Boris Johnson's call for protests at Russian embassy 'may have risked safety of Moscow diplomats'

Sir John Sawers also said Russia's bombing campaign in Syria was down to the West's decision not to intervene in the country

Joe Watts
Political Editor
Wednesday 12 October 2016 10:26 BST
Foreign Secretary Boris Johnson in the House of Commons, London, where he spoke about the crisis in Syria
Foreign Secretary Boris Johnson in the House of Commons, London, where he spoke about the crisis in Syria (Sky)

The former head of MI6 has said Boris Johnson’s call for Syria protests outside the Russian Embassy in London could put the Foreign Secretary's own diplomatic staff in Moscow at risk.

Sir John Sawers urged politicians to be “careful and mindful” that calls for demonstrations in London may spark a retaliation in Russia, and he went on to highlight the attack on the UK's base in Iran by protesters in 2011.

The ex-intelligence chief also said the West’s failure to take military action in Syria had left Russia to freely bomb cities in the country today.

After Mr Johnson called for protests outside the Russian embassy in the Commons, Sir John said: "We all have to be a little bit careful and mindful of the security of our embassy in Moscow when we think about calling for demonstrations here in London.

"We all recall what happened to our embassy in Tehran three or four years ago.

"I don't think that would happen in Moscow but we need to be careful about the consequences of things that we call for."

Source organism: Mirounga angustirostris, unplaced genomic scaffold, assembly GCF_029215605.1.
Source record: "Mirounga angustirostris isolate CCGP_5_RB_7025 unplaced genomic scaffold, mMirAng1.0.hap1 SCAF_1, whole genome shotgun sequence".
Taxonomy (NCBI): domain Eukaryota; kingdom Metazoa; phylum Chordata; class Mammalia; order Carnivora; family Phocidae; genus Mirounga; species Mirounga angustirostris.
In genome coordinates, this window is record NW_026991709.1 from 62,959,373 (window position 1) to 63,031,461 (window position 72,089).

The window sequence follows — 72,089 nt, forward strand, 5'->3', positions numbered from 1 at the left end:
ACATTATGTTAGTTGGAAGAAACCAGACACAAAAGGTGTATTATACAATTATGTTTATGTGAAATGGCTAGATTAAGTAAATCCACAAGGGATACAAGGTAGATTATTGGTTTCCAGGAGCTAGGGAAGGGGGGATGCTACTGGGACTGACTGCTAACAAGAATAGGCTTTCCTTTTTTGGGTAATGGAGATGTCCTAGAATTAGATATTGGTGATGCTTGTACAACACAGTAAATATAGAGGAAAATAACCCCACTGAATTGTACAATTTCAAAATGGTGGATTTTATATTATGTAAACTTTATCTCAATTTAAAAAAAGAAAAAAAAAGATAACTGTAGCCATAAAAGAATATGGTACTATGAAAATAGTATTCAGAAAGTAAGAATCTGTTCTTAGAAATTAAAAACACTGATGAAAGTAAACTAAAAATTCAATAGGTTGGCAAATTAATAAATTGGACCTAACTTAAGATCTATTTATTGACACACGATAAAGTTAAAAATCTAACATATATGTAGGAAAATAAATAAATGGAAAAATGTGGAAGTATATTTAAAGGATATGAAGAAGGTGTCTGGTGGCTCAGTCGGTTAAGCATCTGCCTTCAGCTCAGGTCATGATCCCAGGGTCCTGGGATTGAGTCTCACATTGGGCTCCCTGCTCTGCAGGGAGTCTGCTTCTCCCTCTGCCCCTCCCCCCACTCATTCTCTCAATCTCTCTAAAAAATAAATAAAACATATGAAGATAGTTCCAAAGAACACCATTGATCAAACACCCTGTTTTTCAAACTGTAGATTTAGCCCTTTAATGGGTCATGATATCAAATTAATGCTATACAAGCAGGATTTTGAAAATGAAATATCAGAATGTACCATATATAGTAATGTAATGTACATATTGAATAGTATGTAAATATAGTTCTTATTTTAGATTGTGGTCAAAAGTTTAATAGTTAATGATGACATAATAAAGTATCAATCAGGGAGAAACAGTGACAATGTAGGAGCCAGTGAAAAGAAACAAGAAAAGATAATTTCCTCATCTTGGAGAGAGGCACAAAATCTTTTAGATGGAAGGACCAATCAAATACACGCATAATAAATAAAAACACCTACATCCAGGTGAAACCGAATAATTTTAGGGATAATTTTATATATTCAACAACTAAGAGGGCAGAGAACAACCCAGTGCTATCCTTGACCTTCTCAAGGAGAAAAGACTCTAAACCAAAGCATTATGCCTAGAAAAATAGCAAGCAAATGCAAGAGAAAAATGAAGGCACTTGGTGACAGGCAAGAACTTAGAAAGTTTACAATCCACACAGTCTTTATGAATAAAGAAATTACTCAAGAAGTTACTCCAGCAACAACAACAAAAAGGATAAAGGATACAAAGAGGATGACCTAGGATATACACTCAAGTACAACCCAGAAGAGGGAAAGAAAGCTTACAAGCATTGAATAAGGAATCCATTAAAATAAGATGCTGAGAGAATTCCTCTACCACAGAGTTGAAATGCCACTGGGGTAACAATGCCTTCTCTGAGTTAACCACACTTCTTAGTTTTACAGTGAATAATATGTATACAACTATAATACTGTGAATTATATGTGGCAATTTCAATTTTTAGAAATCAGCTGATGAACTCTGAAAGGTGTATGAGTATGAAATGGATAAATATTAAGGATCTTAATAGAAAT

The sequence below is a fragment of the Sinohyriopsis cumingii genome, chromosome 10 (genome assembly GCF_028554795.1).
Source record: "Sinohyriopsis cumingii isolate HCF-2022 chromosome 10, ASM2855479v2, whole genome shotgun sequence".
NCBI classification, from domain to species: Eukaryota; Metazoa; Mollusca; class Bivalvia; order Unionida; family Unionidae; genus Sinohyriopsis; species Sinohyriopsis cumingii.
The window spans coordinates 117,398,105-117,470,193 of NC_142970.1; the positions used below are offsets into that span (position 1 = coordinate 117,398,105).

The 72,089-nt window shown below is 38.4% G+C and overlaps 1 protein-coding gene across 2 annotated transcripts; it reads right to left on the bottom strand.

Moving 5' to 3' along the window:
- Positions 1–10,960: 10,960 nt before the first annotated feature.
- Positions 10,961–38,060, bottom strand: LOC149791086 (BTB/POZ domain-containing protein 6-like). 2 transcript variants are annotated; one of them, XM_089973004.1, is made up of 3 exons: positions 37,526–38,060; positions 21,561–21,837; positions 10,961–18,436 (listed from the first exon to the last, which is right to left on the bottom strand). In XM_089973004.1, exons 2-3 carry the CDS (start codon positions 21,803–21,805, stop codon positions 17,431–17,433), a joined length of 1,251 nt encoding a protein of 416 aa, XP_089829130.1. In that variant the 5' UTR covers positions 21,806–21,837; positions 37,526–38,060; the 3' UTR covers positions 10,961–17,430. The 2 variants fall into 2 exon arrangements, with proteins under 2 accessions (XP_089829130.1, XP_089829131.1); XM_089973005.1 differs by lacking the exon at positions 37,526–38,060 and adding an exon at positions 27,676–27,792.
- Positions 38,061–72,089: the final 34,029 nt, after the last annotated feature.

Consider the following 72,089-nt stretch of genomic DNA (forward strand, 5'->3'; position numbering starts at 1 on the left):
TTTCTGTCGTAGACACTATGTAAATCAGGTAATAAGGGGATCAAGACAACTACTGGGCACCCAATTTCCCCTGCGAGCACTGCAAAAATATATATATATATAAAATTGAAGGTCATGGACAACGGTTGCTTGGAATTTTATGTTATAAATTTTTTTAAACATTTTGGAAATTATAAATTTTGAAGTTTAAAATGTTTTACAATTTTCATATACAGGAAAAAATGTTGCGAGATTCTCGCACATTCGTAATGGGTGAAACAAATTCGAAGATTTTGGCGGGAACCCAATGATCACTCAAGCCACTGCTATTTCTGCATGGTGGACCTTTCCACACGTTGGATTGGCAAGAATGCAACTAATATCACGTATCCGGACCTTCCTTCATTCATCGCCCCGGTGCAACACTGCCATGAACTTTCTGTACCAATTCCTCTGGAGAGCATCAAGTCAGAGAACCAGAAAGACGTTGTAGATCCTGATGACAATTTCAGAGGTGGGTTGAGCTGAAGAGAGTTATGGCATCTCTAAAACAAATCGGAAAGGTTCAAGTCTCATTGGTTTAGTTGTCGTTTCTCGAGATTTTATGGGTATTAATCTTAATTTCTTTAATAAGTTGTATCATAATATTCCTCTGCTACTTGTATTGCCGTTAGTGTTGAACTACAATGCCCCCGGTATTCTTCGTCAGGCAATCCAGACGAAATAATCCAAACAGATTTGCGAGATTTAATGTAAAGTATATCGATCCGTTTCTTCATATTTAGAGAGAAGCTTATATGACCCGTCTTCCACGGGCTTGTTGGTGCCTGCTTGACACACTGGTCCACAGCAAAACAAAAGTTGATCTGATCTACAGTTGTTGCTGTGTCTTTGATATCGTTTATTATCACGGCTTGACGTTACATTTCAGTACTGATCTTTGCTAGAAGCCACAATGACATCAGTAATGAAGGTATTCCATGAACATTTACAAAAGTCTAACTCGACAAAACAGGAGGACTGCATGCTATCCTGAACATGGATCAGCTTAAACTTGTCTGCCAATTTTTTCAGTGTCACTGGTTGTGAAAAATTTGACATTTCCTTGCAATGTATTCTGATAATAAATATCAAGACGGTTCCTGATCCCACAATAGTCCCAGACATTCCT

Sir John claimed the worsening crisis in Syria was a direct result of Britain's decision "not to engage" in the civil war back in 2013 under David Cameron.

Western powers and Russia clash at UN over Syria

Speaking to BBC radio, he said: "We vacated the theatre and the Russians have moved in.

"It certainly was a mistake. Chemical weapons were being used against civilians in Damascus by their own regime."

Mr Johnson told MPs in the Commons on Tuesday that Russian President Vladimir Putin was in danger of turning his country into an "international pariah" with his continued support for the regime of President Bashar Assad.

He said: "It is the UK week after week that is taking the lead together with our allies in America and in France, all the like-minded nations, in highlighting what is happening in Syria to a world where, I'm afraid, the wells of outrage are growing exhausted.

UK Ambassador gives damning speech to UN after Russia's security council veto over Syria

"There is no commensurate horror, it seems to me, amongst some of those anti-war protest groups. I'd certainly like to see demonstrations outside the Russian embassy. Where is the Stop the War Coalition at the moment? Where are they?"

Stop the War vice chairman Chris Nineham said his organisation would not take up the suggestion, adding: “There's a very good reason for this, because we can make a difference to what Britain does, we can make a difference to what our allies do to a certain extent and we have done.

"But, if we have a protest outside the Russian embassy, it wouldn't make a blind bit of difference as to what Putin does because we are in Britain and we are in the West.

"And, not only that - a protest outside the Russian embassy would actually contribute to increasing the hysteria and the jingoism that is being whipped up at the moment against Russia."

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